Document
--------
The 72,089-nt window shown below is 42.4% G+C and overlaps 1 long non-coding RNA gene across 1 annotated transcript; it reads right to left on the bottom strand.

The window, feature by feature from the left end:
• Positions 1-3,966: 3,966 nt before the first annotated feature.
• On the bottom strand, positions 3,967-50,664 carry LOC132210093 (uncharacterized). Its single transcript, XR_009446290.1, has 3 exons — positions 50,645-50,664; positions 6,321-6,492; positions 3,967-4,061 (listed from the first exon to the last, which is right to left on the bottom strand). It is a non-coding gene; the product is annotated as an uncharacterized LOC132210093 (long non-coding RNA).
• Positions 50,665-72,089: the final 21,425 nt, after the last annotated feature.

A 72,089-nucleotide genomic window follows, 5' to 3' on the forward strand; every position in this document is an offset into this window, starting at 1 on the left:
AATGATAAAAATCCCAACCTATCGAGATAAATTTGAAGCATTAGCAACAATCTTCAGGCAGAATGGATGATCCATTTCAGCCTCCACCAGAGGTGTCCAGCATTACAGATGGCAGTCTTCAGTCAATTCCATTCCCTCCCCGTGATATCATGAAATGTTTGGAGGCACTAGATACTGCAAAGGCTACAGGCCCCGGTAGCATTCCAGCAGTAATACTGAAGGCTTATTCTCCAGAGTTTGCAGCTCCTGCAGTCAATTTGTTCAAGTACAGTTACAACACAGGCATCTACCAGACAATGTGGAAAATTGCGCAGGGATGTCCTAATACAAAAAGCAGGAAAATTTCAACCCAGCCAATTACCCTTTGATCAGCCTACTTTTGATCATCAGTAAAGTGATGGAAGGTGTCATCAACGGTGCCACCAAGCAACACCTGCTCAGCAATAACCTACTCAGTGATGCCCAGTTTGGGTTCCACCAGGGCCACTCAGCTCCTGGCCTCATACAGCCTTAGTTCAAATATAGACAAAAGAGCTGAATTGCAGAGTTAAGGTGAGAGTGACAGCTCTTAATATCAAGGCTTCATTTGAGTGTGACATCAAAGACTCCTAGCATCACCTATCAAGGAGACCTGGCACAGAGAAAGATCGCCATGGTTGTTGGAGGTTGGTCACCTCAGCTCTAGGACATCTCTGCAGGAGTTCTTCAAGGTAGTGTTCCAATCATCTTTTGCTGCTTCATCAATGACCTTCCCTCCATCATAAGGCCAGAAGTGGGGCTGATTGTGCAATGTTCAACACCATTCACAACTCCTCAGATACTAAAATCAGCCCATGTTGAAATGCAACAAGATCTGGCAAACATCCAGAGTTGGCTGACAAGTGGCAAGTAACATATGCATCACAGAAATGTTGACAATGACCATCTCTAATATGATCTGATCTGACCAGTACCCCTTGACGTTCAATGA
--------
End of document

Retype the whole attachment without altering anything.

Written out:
The 72,089-nt window shown below is 42.4% G+C and overlaps 1 long non-coding RNA gene across 1 annotated transcript; it reads right to left on the bottom strand.

The window, feature by feature from the left end:
• Positions 1-3,966: 3,966 nt before the first annotated feature.
• On the bottom strand, positions 3,967-50,664 carry LOC132210093 (uncharacterized). Its single transcript, XR_009446290.1, has 3 exons — positions 50,645-50,664; positions 6,321-6,492; positions 3,967-4,061 (listed from the first exon to the last, which is right to left on the bottom strand). It is a non-coding gene; the product is annotated as an uncharacterized LOC132210093 (long non-coding RNA).
• Positions 50,665-72,089: the final 21,425 nt, after the last annotated feature.

A 72,089-nucleotide genomic window follows, 5' to 3' on the forward strand; every position in this document is an offset into this window, starting at 1 on the left:
AATGATAAAAATCCCAACCTATCGAGATAAATTTGAAGCATTAGCAACAATCTTCAGGCAGAATGGATGATCCATTTCAGCCTCCACCAGAGGTGTCCAGCATTACAGATGGCAGTCTTCAGTCAATTCCATTCCCTCCCCGTGATATCATGAAATGTTTGGAGGCACTAGATACTGCAAAGGCTACAGGCCCCGGTAGCATTCCAGCAGTAATACTGAAGGCTTATTCTCCAGAGTTTGCAGCTCCTGCAGTCAATTTGTTCAAGTACAGTTACAACACAGGCATCTACCAGACAATGTGGAAAATTGCGCAGGGATGTCCTAATACAAAAAGCAGGAAAATTTCAACCCAGCCAATTACCCTTTGATCAGCCTACTTTTGATCATCAGTAAAGTGATGGAAGGTGTCATCAACGGTGCCACCAAGCAACACCTGCTCAGCAATAACCTACTCAGTGATGCCCAGTTTGGGTTCCACCAGGGCCACTCAGCTCCTGGCCTCATACAGCCTTAGTTCAAATATAGACAAAAGAGCTGAATTGCAGAGTTAAGGTGAGAGTGACAGCTCTTAATATCAAGGCTTCATTTGAGTGTGACATCAAAGACTCCTAGCATCACCTATCAAGGAGACCTGGCACAGAGAAAGATCGCCATGGTTGTTGGAGGTTGGTCACCTCAGCTCTAGGACATCTCTGCAGGAGTTCTTCAAGGTAGTGTTCCAATCATCTTTTGCTGCTTCATCAATGACCTTCCCTCCATCATAAGGCCAGAAGTGGGGCTGATTGTGCAATGTTCAACACCATTCACAACTCCTCAGATACTAAAATCAGCCCATGTTGAAATGCAACAAGATCTGGCAAACATCCAGAGTTGGCTGACAAGTGGCAAGTAACATATGCATCACAGAAATGTTGACAATGACCATCTCTAATATGATCTGATCTGACCAGTACCCCTTGACGTTCAATGA